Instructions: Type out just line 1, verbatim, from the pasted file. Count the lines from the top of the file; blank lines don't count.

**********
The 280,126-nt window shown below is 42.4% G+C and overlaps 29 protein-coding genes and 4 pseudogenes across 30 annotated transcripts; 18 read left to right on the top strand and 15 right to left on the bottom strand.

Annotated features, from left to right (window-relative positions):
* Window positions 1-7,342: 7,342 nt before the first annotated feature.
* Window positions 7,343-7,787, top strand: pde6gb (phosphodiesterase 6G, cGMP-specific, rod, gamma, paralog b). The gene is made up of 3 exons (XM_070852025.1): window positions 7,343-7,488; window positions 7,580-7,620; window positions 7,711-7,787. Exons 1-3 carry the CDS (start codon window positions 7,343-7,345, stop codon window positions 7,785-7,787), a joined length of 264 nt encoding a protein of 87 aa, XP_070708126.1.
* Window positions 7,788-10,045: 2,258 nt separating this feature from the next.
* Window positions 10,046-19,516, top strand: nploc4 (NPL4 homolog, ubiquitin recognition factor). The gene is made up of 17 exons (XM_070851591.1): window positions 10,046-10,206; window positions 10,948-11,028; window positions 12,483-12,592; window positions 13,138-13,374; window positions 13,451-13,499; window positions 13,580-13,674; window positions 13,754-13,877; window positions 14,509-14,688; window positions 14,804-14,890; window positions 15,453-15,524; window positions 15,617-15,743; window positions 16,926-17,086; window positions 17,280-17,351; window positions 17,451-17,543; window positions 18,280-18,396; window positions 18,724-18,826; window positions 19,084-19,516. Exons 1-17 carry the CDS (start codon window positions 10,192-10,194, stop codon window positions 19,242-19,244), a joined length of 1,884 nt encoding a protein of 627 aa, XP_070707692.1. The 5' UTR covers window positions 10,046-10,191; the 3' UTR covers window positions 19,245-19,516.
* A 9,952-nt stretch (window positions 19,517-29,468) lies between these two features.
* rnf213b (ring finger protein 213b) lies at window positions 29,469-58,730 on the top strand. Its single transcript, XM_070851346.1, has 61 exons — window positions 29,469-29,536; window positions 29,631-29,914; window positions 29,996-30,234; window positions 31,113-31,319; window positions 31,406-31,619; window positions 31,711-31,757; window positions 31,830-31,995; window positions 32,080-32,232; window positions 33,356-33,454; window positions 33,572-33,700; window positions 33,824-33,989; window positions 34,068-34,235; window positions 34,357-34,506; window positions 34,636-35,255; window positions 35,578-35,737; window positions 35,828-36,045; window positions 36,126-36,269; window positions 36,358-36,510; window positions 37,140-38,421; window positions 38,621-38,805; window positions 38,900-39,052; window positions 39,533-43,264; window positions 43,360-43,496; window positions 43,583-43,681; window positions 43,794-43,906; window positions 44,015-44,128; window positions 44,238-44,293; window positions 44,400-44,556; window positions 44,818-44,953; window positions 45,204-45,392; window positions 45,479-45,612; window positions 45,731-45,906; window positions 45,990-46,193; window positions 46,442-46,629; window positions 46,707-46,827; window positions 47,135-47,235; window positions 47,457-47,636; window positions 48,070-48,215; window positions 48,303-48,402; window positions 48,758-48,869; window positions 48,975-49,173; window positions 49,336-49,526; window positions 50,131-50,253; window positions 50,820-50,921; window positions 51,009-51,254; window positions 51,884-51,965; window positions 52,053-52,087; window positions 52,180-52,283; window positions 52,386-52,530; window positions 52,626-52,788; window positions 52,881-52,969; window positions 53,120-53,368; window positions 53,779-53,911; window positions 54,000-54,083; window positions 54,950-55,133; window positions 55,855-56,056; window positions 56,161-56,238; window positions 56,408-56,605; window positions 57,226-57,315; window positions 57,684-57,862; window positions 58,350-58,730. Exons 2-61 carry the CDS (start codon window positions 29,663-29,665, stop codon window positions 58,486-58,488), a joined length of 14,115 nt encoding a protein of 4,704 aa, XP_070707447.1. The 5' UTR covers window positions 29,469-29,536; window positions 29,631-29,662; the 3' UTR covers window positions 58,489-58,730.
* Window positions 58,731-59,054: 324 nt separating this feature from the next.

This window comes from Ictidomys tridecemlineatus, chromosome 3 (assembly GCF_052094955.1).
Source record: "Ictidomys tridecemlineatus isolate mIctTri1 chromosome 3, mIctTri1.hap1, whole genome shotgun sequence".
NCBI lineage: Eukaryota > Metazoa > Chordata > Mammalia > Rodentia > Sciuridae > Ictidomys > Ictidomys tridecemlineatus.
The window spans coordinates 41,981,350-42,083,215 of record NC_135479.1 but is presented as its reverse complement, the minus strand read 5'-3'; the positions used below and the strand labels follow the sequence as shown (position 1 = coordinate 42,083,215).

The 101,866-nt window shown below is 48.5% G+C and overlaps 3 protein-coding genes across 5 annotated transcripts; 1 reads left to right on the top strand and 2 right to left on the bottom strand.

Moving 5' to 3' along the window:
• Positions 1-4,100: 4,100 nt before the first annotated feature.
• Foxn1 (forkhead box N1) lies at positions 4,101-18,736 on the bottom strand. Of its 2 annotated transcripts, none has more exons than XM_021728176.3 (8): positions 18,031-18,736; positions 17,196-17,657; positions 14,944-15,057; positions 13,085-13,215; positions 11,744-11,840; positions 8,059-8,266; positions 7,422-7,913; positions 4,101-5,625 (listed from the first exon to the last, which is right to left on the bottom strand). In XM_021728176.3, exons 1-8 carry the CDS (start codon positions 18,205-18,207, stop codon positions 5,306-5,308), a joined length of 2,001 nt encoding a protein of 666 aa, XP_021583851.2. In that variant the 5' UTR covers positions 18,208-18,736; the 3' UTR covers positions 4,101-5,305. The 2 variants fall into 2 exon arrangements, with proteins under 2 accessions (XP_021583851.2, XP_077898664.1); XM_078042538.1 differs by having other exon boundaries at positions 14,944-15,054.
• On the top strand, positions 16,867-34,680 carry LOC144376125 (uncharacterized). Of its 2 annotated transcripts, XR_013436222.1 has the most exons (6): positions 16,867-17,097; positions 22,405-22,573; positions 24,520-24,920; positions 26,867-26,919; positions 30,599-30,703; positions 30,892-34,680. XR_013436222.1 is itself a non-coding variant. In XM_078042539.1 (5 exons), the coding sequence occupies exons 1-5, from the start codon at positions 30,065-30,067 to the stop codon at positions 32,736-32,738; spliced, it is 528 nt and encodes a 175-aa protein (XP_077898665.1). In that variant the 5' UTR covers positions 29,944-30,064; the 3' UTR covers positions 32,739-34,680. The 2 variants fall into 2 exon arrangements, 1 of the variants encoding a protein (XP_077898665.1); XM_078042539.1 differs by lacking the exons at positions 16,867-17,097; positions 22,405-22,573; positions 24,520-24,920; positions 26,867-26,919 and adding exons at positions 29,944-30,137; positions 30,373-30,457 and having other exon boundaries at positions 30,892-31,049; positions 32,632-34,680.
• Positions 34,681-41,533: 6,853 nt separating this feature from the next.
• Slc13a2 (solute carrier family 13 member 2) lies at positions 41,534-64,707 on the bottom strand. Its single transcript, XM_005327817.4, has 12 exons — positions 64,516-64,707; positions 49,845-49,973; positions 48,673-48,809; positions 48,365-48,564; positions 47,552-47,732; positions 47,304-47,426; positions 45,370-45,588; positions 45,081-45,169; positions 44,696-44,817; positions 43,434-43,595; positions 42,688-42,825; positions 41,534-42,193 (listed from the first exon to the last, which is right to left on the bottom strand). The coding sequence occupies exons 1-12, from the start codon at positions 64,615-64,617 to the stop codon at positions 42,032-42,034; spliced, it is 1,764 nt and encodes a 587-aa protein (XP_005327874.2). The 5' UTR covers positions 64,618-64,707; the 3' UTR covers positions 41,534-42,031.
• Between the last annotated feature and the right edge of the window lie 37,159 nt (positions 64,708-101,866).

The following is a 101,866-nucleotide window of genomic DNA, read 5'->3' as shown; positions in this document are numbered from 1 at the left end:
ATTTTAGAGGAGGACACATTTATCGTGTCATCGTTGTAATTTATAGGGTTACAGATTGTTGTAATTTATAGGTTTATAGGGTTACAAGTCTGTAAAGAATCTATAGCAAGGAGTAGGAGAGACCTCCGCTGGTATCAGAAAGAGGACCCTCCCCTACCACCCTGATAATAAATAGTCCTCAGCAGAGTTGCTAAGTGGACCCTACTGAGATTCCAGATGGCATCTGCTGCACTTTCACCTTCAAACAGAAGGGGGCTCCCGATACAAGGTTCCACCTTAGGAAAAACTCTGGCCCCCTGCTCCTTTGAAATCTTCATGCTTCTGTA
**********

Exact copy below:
The 280,126-nt window shown below is 42.4% G+C and overlaps 29 protein-coding genes and 4 pseudogenes across 30 annotated transcripts; 18 read left to right on the top strand and 15 right to left on the bottom strand.